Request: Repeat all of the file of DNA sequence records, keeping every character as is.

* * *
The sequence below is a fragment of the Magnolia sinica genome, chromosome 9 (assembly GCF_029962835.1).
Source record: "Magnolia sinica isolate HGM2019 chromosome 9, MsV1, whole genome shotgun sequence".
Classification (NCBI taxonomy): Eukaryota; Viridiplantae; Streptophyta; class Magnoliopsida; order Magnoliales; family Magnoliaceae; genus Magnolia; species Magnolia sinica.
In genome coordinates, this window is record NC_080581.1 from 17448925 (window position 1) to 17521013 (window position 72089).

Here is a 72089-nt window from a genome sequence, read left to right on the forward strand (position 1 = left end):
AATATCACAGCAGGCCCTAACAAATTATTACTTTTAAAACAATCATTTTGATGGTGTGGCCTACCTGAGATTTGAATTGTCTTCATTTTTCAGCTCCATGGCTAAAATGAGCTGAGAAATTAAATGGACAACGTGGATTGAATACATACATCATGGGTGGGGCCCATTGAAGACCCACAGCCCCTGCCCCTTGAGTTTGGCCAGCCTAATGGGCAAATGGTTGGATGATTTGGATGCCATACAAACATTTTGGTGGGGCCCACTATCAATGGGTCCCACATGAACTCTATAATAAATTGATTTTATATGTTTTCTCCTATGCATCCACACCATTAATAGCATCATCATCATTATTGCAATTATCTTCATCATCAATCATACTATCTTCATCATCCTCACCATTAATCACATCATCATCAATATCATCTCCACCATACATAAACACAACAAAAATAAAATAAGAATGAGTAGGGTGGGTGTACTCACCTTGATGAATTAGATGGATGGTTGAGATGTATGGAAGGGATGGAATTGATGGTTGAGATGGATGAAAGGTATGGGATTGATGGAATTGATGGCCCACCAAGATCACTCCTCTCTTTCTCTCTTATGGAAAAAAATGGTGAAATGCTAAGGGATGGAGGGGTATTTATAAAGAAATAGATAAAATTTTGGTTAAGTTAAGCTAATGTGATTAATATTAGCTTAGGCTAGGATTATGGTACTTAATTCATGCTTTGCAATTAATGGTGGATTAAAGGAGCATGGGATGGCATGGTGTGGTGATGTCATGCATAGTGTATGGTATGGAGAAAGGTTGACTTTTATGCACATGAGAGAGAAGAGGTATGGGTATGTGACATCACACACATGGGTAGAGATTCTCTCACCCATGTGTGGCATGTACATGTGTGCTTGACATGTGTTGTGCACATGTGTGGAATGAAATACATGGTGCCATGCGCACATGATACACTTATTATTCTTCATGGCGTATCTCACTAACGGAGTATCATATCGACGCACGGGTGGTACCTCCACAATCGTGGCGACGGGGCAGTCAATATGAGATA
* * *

The sequence below is a fragment of the Magnolia sinica genome, chromosome 9 (assembly GCF_029962835.1).
Source record: "Magnolia sinica isolate HGM2019 chromosome 9, MsV1, whole genome shotgun sequence".
Classification (NCBI taxonomy): Eukaryota; Viridiplantae; Streptophyta; class Magnoliopsida; order Magnoliales; family Magnoliaceae; genus Magnolia; species Magnolia sinica.
In genome coordinates, this window is record NC_080581.1 from 17448925 (window position 1) to 17521013 (window position 72089).

Here is a 72089-nt window from a genome sequence, read left to right on the forward strand (position 1 = left end):
AATATCACAGCAGGCCCTAACAAATTATTACTTTTAAAACAATCATTTTGATGGTGTGGCCTACCTGAGATTTGAATTGTCTTCATTTTTCAGCTCCATGGCTAAAATGAGCTGAGAAATTAAATGGACAACGTGGATTGAATACATACATCATGGGTGGGGCCCATTGAAGACCCACAGCCCCTGCCCCTTGAGTTTGGCCAGCCTAATGGGCAAATGGTTGGATGATTTGGATGCCATACAAACATTTTGGTGGGGCCCACTATCAATGGGTCCCACATGAACTCTATAATAAATTGATTTTATATGTTTTCTCCTATGCATCCACACCATTAATAGCATCATCATCATTATTGCAATTATCTTCATCATCAATCATACTATCTTCATCATCCTCACCATTAATCACATCATCATCAATATCATCTCCACCATACATAAACACAACAAAAATAAAATAAGAATGAGTAGGGTGGGTGTACTCACCTTGATGAATTAGATGGATGGTTGAGATGTATGGAAGGGATGGAATTGATGGTTGAGATGGATGAAAGGTATGGGATTGATGGAATTGATGGCCCACCAAGATCACTCCTCTCTTTCTCTCTTATGGAAAAAAATGGTGAAATGCTAAGGGATGGAGGGGTATTTATAAAGAAATAGATAAAATTTTGGTTAAGTTAAGCTAATGTGATTAATATTAGCTTAGGCTAGGATTATGGTACTTAATTCATGCTTTGCAATTAATGGTGGATTAAAGGAGCATGGGATGGCATGGTGTGGTGATGTCATGCATAGTGTATGGTATGGAGAAAGGTTGACTTTTATGCACATGAGAGAGAAGAGGTATGGGTATGTGACATCACACACATGGGTAGAGATTCTCTCACCCATGTGTGGCATGTACATGTGTGCTTGACATGTGTTGTGCACATGTGTGGAATGAAATACATGGTGCCATGCGCACATGATACACTTATTATTCTTCATGGCGTATCTCACTAACGGAGTATCATATCGACGCACGGGTGGTACCTCCACAATCGTGGCGACGGGGCAGTCAATATGAGATA